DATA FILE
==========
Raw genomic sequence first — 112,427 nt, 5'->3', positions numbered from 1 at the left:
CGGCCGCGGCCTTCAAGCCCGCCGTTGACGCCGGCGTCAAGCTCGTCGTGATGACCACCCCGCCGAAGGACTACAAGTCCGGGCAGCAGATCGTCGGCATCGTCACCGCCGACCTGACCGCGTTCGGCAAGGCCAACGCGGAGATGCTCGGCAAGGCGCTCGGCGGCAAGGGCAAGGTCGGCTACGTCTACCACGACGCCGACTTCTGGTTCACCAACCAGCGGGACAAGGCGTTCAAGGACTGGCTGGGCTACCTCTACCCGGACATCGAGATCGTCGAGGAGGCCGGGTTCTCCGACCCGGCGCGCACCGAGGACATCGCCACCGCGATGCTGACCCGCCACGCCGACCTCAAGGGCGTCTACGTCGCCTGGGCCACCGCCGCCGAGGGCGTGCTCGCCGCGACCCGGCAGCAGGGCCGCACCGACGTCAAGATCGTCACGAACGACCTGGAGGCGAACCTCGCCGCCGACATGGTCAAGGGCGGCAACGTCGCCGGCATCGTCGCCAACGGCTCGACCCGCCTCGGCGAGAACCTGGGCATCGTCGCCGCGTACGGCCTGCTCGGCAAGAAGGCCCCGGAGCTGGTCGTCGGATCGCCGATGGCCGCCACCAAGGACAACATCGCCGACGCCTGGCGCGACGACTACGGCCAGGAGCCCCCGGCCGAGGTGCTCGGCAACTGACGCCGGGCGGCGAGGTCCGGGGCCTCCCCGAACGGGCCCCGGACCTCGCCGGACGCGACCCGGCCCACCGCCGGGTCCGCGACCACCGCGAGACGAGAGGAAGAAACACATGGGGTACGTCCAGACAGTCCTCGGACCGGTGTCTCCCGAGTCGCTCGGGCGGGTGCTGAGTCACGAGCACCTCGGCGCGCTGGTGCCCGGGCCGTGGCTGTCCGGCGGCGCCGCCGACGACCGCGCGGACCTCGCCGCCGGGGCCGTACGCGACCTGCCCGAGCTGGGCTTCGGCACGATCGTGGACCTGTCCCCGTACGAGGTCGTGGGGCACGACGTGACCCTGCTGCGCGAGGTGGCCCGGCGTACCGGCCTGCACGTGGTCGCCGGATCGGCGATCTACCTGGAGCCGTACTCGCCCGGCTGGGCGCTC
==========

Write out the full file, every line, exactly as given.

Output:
Raw genomic sequence first — 112,427 nt, 5'->3', positions numbered from 1 at the left:
CGGCCGCGGCCTTCAAGCCCGCCGTTGACGCCGGCGTCAAGCTCGTCGTGATGACCACCCCGCCGAAGGACTACAAGTCCGGGCAGCAGATCGTCGGCATCGTCACCGCCGACCTGACCGCGTTCGGCAAGGCCAACGCGGAGATGCTCGGCAAGGCGCTCGGCGGCAAGGGCAAGGTCGGCTACGTCTACCACGACGCCGACTTCTGGTTCACCAACCAGCGGGACAAGGCGTTCAAGGACTGGCTGGGCTACCTCTACCCGGACATCGAGATCGTCGAGGAGGCCGGGTTCTCCGACCCGGCGCGCACCGAGGACATCGCCACCGCGATGCTGACCCGCCACGCCGACCTCAAGGGCGTCTACGTCGCCTGGGCCACCGCCGCCGAGGGCGTGCTCGCCGCGACCCGGCAGCAGGGCCGCACCGACGTCAAGATCGTCACGAACGACCTGGAGGCGAACCTCGCCGCCGACATGGTCAAGGGCGGCAACGTCGCCGGCATCGTCGCCAACGGCTCGACCCGCCTCGGCGAGAACCTGGGCATCGTCGCCGCGTACGGCCTGCTCGGCAAGAAGGCCCCGGAGCTGGTCGTCGGATCGCCGATGGCCGCCACCAAGGACAACATCGCCGACGCCTGGCGCGACGACTACGGCCAGGAGCCCCCGGCCGAGGTGCTCGGCAACTGACGCCGGGCGGCGAGGTCCGGGGCCTCCCCGAACGGGCCCCGGACCTCGCCGGACGCGACCCGGCCCACCGCCGGGTCCGCGACCACCGCGAGACGAGAGGAAGAAACACATGGGGTACGTCCAGACAGTCCTCGGACCGGTGTCTCCCGAGTCGCTCGGGCGGGTGCTGAGTCACGAGCACCTCGGCGCGCTGGTGCCCGGGCCGTGGCTGTCCGGCGGCGCCGCCGACGACCGCGCGGACCTCGCCGCCGGGGCCGTACGCGACCTGCCCGAGCTGGGCTTCGGCACGATCGTGGACCTGTCCCCGTACGAGGTCGTGGGGCACGACGTGACCCTGCTGCGCGAGGTGGCCCGGCGTACCGGCCTGCACGTGGTCGCCGGATCGGCGATCTACCTGGAGCCGTACTCGCCCGGCTGGGCGCTC